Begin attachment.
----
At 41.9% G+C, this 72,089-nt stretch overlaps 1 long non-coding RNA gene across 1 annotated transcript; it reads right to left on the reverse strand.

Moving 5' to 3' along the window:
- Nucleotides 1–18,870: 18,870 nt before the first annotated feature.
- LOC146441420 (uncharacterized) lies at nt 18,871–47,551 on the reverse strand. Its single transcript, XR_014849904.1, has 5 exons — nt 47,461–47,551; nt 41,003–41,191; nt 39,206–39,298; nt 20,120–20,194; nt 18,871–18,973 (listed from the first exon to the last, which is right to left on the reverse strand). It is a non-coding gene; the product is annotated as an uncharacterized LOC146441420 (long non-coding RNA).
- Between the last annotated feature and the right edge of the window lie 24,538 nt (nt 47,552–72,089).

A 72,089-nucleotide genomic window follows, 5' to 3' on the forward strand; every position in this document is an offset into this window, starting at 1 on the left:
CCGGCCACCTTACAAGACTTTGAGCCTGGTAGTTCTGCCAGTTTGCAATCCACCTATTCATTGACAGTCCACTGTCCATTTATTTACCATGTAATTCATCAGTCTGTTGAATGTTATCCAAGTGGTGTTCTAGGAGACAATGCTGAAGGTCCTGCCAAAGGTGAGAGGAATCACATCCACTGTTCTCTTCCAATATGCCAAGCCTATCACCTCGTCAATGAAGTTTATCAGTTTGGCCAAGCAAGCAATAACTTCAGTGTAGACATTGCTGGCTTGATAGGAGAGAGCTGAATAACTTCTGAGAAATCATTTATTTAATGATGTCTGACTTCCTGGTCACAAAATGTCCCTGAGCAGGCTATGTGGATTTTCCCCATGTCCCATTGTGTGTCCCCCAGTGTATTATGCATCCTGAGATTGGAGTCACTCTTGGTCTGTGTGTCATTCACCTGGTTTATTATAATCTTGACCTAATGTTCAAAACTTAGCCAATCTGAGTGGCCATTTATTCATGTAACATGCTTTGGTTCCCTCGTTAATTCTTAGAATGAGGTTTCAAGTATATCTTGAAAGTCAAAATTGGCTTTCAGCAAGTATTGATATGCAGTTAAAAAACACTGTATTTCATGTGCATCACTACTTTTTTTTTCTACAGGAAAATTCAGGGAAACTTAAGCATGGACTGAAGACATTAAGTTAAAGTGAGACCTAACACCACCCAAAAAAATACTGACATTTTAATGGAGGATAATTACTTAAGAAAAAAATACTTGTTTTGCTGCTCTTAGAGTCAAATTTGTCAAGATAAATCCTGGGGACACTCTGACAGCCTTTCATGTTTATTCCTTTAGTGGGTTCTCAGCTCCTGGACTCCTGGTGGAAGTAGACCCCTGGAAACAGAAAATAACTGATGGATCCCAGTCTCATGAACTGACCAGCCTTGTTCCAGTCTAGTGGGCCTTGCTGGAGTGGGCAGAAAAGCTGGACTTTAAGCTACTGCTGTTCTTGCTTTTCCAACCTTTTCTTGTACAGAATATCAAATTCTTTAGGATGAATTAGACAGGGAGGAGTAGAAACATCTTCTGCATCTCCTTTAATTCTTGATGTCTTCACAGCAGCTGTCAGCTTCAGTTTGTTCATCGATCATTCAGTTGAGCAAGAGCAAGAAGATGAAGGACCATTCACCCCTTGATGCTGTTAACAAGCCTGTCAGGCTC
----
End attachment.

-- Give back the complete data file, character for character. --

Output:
At 41.9% G+C, this 72,089-nt stretch overlaps 1 long non-coding RNA gene across 1 annotated transcript; it reads right to left on the reverse strand.

Moving 5' to 3' along the window:
- Nucleotides 1–18,870: 18,870 nt before the first annotated feature.
- LOC146441420 (uncharacterized) lies at nt 18,871–47,551 on the reverse strand. Its single transcript, XR_014849904.1, has 5 exons — nt 47,461–47,551; nt 41,003–41,191; nt 39,206–39,298; nt 20,120–20,194; nt 18,871–18,973 (listed from the first exon to the last, which is right to left on the reverse strand). It is a non-coding gene; the product is annotated as an uncharacterized LOC146441420 (long non-coding RNA).
- Between the last annotated feature and the right edge of the window lie 24,538 nt (nt 47,552–72,089).

A 72,089-nucleotide genomic window follows, 5' to 3' on the forward strand; every position in this document is an offset into this window, starting at 1 on the left:
CCGGCCACCTTACAAGACTTTGAGCCTGGTAGTTCTGCCAGTTTGCAATCCACCTATTCATTGACAGTCCACTGTCCATTTATTTACCATGTAATTCATCAGTCTGTTGAATGTTATCCAAGTGGTGTTCTAGGAGACAATGCTGAAGGTCCTGCCAAAGGTGAGAGGAATCACATCCACTGTTCTCTTCCAATATGCCAAGCCTATCACCTCGTCAATGAAGTTTATCAGTTTGGCCAAGCAAGCAATAACTTCAGTGTAGACATTGCTGGCTTGATAGGAGAGAGCTGAATAACTTCTGAGAAATCATTTATTTAATGATGTCTGACTTCCTGGTCACAAAATGTCCCTGAGCAGGCTATGTGGATTTTCCCCATGTCCCATTGTGTGTCCCCCAGTGTATTATGCATCCTGAGATTGGAGTCACTCTTGGTCTGTGTGTCATTCACCTGGTTTATTATAATCTTGACCTAATGTTCAAAACTTAGCCAATCTGAGTGGCCATTTATTCATGTAACATGCTTTGGTTCCCTCGTTAATTCTTAGAATGAGGTTTCAAGTATATCTTGAAAGTCAAAATTGGCTTTCAGCAAGTATTGATATGCAGTTAAAAAACACTGTATTTCATGTGCATCACTACTTTTTTTTTCTACAGGAAAATTCAGGGAAACTTAAGCATGGACTGAAGACATTAAGTTAAAGTGAGACCTAACACCACCCAAAAAAATACTGACATTTTAATGGAGGATAATTACTTAAGAAAAAAATACTTGTTTTGCTGCTCTTAGAGTCAAATTTGTCAAGATAAATCCTGGGGACACTCTGACAGCCTTTCATGTTTATTCCTTTAGTGGGTTCTCAGCTCCTGGACTCCTGGTGGAAGTAGACCCCTGGAAACAGAAAATAACTGATGGATCCCAGTCTCATGAACTGACCAGCCTTGTTCCAGTCTAGTGGGCCTTGCTGGAGTGGGCAGAAAAGCTGGACTTTAAGCTACTGCTGTTCTTGCTTTTCCAACCTTTTCTTGTACAGAATATCAAATTCTTTAGGATGAATTAGACAGGGAGGAGTAGAAACATCTTCTGCATCTCCTTTAATTCTTGATGTCTTCACAGCAGCTGTCAGCTTCAGTTTGTTCATCGATCATTCAGTTGAGCAAGAGCAAGAAGATGAAGGACCATTCACCCCTTGATGCTGTTAACAAGCCTGTCAGGCTC